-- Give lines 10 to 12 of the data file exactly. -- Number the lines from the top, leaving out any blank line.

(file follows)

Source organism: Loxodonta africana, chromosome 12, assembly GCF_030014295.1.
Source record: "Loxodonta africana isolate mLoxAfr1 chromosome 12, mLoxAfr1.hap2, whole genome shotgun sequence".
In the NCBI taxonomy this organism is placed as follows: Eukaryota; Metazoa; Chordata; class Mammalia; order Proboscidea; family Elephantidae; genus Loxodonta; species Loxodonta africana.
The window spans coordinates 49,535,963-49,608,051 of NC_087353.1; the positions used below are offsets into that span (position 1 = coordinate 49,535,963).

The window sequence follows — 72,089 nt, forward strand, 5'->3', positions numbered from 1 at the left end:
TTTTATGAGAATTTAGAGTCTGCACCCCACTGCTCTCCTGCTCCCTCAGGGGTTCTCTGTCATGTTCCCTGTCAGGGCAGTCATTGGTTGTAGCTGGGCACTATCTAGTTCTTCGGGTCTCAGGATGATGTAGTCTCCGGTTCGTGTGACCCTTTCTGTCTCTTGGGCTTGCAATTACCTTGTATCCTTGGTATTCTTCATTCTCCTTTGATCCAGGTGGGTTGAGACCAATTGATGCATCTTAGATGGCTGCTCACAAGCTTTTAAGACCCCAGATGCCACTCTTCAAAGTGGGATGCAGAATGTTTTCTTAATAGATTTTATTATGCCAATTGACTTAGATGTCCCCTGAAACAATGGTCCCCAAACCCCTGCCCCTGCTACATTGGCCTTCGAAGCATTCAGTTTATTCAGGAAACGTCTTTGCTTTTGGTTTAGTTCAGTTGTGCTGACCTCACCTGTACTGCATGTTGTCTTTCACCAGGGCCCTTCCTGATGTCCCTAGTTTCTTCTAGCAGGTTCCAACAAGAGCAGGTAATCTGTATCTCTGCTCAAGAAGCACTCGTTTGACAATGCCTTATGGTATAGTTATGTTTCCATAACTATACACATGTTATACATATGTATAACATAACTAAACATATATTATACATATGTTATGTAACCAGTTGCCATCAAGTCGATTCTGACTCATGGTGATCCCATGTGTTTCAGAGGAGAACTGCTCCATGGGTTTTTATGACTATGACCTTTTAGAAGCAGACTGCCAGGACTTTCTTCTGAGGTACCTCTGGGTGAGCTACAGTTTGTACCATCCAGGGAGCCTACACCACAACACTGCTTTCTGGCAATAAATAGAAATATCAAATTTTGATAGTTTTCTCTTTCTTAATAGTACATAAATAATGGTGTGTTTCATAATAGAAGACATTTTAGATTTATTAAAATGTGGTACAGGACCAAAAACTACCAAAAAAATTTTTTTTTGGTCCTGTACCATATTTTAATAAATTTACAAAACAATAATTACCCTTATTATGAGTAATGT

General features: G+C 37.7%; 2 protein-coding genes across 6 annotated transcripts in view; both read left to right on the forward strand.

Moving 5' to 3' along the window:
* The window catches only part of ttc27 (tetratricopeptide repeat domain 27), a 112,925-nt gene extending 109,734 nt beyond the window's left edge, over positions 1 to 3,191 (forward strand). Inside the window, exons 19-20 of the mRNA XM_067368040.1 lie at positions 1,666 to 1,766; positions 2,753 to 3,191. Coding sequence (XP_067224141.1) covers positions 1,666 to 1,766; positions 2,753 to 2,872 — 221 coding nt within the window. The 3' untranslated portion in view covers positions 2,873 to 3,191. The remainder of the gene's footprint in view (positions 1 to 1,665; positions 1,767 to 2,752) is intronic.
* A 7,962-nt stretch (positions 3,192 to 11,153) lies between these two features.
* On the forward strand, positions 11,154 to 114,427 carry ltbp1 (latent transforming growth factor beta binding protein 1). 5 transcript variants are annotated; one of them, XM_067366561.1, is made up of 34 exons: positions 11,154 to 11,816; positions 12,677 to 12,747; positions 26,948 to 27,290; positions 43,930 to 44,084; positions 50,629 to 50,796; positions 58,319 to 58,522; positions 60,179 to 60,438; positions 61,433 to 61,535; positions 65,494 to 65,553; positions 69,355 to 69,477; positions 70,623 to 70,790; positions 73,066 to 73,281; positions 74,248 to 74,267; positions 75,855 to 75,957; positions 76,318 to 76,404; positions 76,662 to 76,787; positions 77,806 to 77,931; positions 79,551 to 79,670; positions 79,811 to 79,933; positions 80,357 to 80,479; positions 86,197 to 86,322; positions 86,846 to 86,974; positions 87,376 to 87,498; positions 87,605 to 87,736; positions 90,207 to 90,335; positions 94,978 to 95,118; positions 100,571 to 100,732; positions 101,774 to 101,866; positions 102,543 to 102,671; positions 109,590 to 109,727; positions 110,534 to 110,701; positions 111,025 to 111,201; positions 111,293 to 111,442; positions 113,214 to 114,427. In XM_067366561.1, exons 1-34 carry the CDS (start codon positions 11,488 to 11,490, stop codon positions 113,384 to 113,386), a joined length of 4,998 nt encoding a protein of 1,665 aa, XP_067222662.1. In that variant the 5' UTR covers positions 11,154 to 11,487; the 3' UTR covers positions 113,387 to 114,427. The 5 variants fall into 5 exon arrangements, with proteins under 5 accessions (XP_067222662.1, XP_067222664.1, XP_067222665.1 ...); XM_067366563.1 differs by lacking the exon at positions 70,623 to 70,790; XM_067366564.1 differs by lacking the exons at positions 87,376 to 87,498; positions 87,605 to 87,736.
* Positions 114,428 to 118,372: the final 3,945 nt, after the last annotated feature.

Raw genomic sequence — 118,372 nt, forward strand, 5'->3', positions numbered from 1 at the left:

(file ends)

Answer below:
* A 7,962-nt stretch (positions 3,192 to 11,153) lies between these two features.
* On the forward strand, positions 11,154 to 114,427 carry ltbp1 (latent transforming growth factor beta binding protein 1). 5 transcript variants are annotated; one of them, XM_067366561.1, is made up of 34 exons: positions 11,154 to 11,816; positions 12,677 to 12,747; positions 26,948 to 27,290; positions 43,930 to 44,084; positions 50,629 to 50,796; positions 58,319 to 58,522; positions 60,179 to 60,438; positions 61,433 to 61,535; positions 65,494 to 65,553; positions 69,355 to 69,477; positions 70,623 to 70,790; positions 73,066 to 73,281; positions 74,248 to 74,267; positions 75,855 to 75,957; positions 76,318 to 76,404; positions 76,662 to 76,787; positions 77,806 to 77,931; positions 79,551 to 79,670; positions 79,811 to 79,933; positions 80,357 to 80,479; positions 86,197 to 86,322; positions 86,846 to 86,974; positions 87,376 to 87,498; positions 87,605 to 87,736; positions 90,207 to 90,335; positions 94,978 to 95,118; positions 100,571 to 100,732; positions 101,774 to 101,866; positions 102,543 to 102,671; positions 109,590 to 109,727; positions 110,534 to 110,701; positions 111,025 to 111,201; positions 111,293 to 111,442; positions 113,214 to 114,427. In XM_067366561.1, exons 1-34 carry the CDS (start codon positions 11,488 to 11,490, stop codon positions 113,384 to 113,386), a joined length of 4,998 nt encoding a protein of 1,665 aa, XP_067222662.1. In that variant the 5' UTR covers positions 11,154 to 11,487; the 3' UTR covers positions 113,387 to 114,427. The 5 variants fall into 5 exon arrangements, with proteins under 5 accessions (XP_067222662.1, XP_067222664.1, XP_067222665.1 ...); XM_067366563.1 differs by lacking the exon at positions 70,623 to 70,790; XM_067366564.1 differs by lacking the exons at positions 87,376 to 87,498; positions 87,605 to 87,736.
* Positions 114,428 to 118,372: the final 3,945 nt, after the last annotated feature.